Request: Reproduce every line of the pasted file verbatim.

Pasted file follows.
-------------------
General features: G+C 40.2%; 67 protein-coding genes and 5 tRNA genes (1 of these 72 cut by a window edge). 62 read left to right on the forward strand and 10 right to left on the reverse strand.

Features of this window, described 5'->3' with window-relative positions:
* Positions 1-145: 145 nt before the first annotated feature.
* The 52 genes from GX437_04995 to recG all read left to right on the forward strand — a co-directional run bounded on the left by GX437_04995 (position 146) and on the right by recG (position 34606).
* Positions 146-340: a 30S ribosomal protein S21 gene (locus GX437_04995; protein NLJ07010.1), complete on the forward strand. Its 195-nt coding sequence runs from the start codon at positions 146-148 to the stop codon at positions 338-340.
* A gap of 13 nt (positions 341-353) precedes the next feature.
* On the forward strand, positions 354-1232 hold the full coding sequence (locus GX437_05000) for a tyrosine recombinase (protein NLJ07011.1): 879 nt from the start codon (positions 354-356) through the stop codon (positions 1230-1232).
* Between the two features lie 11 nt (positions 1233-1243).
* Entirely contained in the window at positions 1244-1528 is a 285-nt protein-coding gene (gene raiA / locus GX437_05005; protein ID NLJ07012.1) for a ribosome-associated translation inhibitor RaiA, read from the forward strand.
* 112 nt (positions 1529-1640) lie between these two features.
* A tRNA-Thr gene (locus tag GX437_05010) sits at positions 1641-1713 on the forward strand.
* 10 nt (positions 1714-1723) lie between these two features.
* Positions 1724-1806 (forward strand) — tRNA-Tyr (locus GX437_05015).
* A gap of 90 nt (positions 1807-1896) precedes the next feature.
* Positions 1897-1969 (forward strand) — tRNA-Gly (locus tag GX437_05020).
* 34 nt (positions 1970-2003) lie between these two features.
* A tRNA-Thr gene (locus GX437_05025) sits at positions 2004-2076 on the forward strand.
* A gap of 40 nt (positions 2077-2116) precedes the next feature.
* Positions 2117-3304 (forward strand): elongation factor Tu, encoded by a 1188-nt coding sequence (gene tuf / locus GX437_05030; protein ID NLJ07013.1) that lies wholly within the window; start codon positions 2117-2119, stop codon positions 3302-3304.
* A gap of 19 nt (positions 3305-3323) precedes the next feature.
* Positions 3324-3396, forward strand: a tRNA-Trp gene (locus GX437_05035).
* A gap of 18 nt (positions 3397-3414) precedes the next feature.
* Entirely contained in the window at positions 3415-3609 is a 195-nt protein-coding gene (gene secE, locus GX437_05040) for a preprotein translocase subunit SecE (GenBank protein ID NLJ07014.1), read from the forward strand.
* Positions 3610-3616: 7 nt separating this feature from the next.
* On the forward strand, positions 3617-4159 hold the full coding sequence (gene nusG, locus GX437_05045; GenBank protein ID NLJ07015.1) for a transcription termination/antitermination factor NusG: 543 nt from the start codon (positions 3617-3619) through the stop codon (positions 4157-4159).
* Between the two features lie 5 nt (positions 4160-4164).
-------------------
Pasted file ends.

General features: G+C 40.2%; 67 protein-coding genes and 5 tRNA genes (1 of these 72 cut by a window edge). 62 read left to right on the forward strand and 10 right to left on the reverse strand.

Features of this window, described 5'->3' with window-relative positions:
* Positions 1-145: 145 nt before the first annotated feature.
* The 52 genes from GX437_04995 to recG all read left to right on the forward strand — a co-directional run bounded on the left by GX437_04995 (position 146) and on the right by recG (position 34606).
* Positions 146-340: a 30S ribosomal protein S21 gene (locus GX437_04995; protein NLJ07010.1), complete on the forward strand. Its 195-nt coding sequence runs from the start codon at positions 146-148 to the stop codon at positions 338-340.
* A gap of 13 nt (positions 341-353) precedes the next feature.
* On the forward strand, positions 354-1232 hold the full coding sequence (locus GX437_05000) for a tyrosine recombinase (protein NLJ07011.1): 879 nt from the start codon (positions 354-356) through the stop codon (positions 1230-1232).
* Between the two features lie 11 nt (positions 1233-1243).
* Entirely contained in the window at positions 1244-1528 is a 285-nt protein-coding gene (gene raiA / locus GX437_05005; protein ID NLJ07012.1) for a ribosome-associated translation inhibitor RaiA, read from the forward strand.
* 112 nt (positions 1529-1640) lie between these two features.
* A tRNA-Thr gene (locus tag GX437_05010) sits at positions 1641-1713 on the forward strand.
* 10 nt (positions 1714-1723) lie between these two features.
* Positions 1724-1806 (forward strand) — tRNA-Tyr (locus GX437_05015).
* A gap of 90 nt (positions 1807-1896) precedes the next feature.
* Positions 1897-1969 (forward strand) — tRNA-Gly (locus tag GX437_05020).
* 34 nt (positions 1970-2003) lie between these two features.
* A tRNA-Thr gene (locus GX437_05025) sits at positions 2004-2076 on the forward strand.
* A gap of 40 nt (positions 2077-2116) precedes the next feature.
* Positions 2117-3304 (forward strand): elongation factor Tu, encoded by a 1188-nt coding sequence (gene tuf / locus GX437_05030; protein ID NLJ07013.1) that lies wholly within the window; start codon positions 2117-2119, stop codon positions 3302-3304.
* A gap of 19 nt (positions 3305-3323) precedes the next feature.
* Positions 3324-3396, forward strand: a tRNA-Trp gene (locus GX437_05035).
* A gap of 18 nt (positions 3397-3414) precedes the next feature.
* Entirely contained in the window at positions 3415-3609 is a 195-nt protein-coding gene (gene secE, locus GX437_05040) for a preprotein translocase subunit SecE (GenBank protein ID NLJ07014.1), read from the forward strand.
* Positions 3610-3616: 7 nt separating this feature from the next.
* On the forward strand, positions 3617-4159 hold the full coding sequence (gene nusG, locus GX437_05045; GenBank protein ID NLJ07015.1) for a transcription termination/antitermination factor NusG: 543 nt from the start codon (positions 3617-3619) through the stop codon (positions 4157-4159).
* Between the two features lie 5 nt (positions 4160-4164).